An official ceremony has been announced for Monday at which Oscar Pereiro (Caisse d'Epargne) will be formally awarded the 2006 Tour de France yellow jersey. The symbolic ceremony, which will be used to officially install the Spaniard as the event's winner, will be held in the presence of Tour director Christian Prudhomme, Amaury Sports Organisation president Patrice Clerc and Spanish Minister of Sport Jamie Lissavetzky.
The ceremony comes after Floyd Landis (Phonak) failed to have his sanction overturned at a arbitration hearing in the United States following a non-negative test during the 2006 Tour. UCI president Pat McQuaid was quick to set the record straight following the guilty verdict, telling Cyclingnews: "We can confirm that Pereiro will be the winner of the 2006 Tour de France, and that Floyd Landis will get a two year ban."
For Pereiro the ceremony, which will be held at 6 PM at the Upper Counsel of Sports in Madrid, will likely be bitter sweet. While Pereiro will be declared the winner of cycling's grandest race, the Spaniard has endured more than 12 months of speculation and questioning by the media over the topic. Additionally Pereiro has been robbed of the opportunity to ride down the Champs-Élysées in the yellow jersey as the event's rightful winner.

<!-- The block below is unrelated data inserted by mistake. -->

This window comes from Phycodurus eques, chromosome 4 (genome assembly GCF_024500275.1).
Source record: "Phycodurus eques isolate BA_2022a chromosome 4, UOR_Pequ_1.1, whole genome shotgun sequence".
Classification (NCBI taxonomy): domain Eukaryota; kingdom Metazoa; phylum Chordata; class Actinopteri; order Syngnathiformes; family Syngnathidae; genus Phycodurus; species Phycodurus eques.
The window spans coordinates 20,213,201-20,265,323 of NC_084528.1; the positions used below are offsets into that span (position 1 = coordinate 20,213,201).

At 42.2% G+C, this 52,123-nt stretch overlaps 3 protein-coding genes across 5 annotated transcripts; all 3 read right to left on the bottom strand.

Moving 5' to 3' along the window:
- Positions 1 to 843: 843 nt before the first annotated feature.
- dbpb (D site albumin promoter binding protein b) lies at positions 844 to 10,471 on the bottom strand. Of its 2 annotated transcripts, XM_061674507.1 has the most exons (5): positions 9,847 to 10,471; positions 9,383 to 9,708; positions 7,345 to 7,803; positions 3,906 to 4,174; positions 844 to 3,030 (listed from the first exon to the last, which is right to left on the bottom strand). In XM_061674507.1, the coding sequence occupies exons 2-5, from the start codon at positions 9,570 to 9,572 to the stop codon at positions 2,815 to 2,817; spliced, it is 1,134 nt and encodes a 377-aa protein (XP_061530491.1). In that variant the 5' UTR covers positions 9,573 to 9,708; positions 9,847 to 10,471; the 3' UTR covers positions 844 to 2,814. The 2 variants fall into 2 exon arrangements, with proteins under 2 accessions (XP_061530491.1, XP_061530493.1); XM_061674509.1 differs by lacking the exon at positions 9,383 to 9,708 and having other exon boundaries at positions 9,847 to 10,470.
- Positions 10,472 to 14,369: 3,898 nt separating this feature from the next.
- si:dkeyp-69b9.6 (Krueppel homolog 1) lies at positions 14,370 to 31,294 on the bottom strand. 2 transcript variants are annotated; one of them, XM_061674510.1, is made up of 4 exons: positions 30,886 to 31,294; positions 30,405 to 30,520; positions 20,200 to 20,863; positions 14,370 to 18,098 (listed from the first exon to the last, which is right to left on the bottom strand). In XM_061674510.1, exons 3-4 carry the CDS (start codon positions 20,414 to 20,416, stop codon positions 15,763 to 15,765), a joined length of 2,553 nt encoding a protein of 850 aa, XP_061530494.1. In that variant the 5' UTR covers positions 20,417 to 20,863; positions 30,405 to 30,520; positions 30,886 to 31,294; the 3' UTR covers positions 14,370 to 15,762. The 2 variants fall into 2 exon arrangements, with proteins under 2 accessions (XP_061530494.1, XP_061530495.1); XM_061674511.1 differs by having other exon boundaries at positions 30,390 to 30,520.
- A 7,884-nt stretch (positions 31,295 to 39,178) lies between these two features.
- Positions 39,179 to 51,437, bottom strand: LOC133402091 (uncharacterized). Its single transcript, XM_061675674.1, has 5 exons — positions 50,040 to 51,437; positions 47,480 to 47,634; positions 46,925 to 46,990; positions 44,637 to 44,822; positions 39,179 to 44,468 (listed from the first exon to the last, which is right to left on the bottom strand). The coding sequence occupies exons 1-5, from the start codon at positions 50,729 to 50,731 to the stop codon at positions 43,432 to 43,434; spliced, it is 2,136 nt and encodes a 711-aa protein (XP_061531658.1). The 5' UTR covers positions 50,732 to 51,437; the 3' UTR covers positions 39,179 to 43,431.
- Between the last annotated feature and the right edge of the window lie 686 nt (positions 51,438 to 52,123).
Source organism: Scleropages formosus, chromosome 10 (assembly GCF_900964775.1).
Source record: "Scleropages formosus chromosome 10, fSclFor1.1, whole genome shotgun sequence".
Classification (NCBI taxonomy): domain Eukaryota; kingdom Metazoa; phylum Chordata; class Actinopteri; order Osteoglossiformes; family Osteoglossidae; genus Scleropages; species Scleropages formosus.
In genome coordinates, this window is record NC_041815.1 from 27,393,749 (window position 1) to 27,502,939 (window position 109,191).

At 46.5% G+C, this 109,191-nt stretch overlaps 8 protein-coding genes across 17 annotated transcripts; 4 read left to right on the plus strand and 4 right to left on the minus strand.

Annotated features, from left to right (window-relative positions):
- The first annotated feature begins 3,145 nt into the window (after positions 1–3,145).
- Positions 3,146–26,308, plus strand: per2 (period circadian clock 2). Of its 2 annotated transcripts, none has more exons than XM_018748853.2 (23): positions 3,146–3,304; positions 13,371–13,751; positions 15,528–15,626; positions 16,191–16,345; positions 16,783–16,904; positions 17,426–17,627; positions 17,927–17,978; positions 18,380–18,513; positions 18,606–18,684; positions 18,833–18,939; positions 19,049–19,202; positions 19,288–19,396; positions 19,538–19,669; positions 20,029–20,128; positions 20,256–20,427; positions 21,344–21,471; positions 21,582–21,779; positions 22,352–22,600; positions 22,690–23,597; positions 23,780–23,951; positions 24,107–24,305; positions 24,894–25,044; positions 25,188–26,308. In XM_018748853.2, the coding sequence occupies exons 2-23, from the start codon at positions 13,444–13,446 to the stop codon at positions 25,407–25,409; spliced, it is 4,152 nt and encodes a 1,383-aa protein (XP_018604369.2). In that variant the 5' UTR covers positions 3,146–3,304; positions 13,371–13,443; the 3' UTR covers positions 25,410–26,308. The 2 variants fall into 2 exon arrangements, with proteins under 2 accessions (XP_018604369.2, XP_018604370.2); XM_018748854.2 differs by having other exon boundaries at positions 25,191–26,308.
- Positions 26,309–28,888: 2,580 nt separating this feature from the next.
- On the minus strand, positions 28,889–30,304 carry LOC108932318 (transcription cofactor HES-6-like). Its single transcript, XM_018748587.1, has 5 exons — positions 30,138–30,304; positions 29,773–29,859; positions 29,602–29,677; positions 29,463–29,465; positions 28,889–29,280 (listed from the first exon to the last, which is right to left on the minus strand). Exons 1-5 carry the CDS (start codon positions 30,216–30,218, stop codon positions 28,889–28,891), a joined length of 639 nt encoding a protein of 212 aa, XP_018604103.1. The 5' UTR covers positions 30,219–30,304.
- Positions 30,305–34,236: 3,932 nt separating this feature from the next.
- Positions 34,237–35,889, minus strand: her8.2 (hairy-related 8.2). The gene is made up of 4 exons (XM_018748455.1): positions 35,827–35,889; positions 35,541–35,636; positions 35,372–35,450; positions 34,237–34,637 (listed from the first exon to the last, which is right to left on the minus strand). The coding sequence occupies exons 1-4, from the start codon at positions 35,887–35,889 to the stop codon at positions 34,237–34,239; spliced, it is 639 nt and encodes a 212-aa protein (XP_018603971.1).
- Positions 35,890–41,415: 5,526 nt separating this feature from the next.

This is something that has grated on Pereiro, however he says he's now focused on the future rather than dwelling on the past. "I never say that I'm the winner of the 2006 Tour de France," Pereiro told Cyclingnews during this year's Tour. "I can't make a photo with the yellow jersey. My sponsors can't use me as the winner for promotion. This debate has lasted too long already.
"It's been almost a year now," continued Pereiro. "If one day the UCI decides to give me the win, okay, I'll be happy to take it but I will never be able to ride up and down the Champs-Élysées with the yellow jersey. For a while, it has bothered me a lot, but now I don't focus on the procedures and the if or maybe…"
Landis' non-negative test came after his seemingly superhuman comeback in Stage 17 of the 2006 Tour. Three days after the Tour finished the news of a presumptive positive by Landis was leaked to the media. Faced with the prematurely leaked information before he could even wrap his own head around the situation, Landis fired off a variety of possible explanations.
The findings indicated that Landis' testosterone ratio was well above the acceptable limit, which prompted the testing lab to look for exogenous testosterone. The French LNDD lab (Laboratoire de Chatenay-Malabry) found synthetic testosterone in Landis' samples.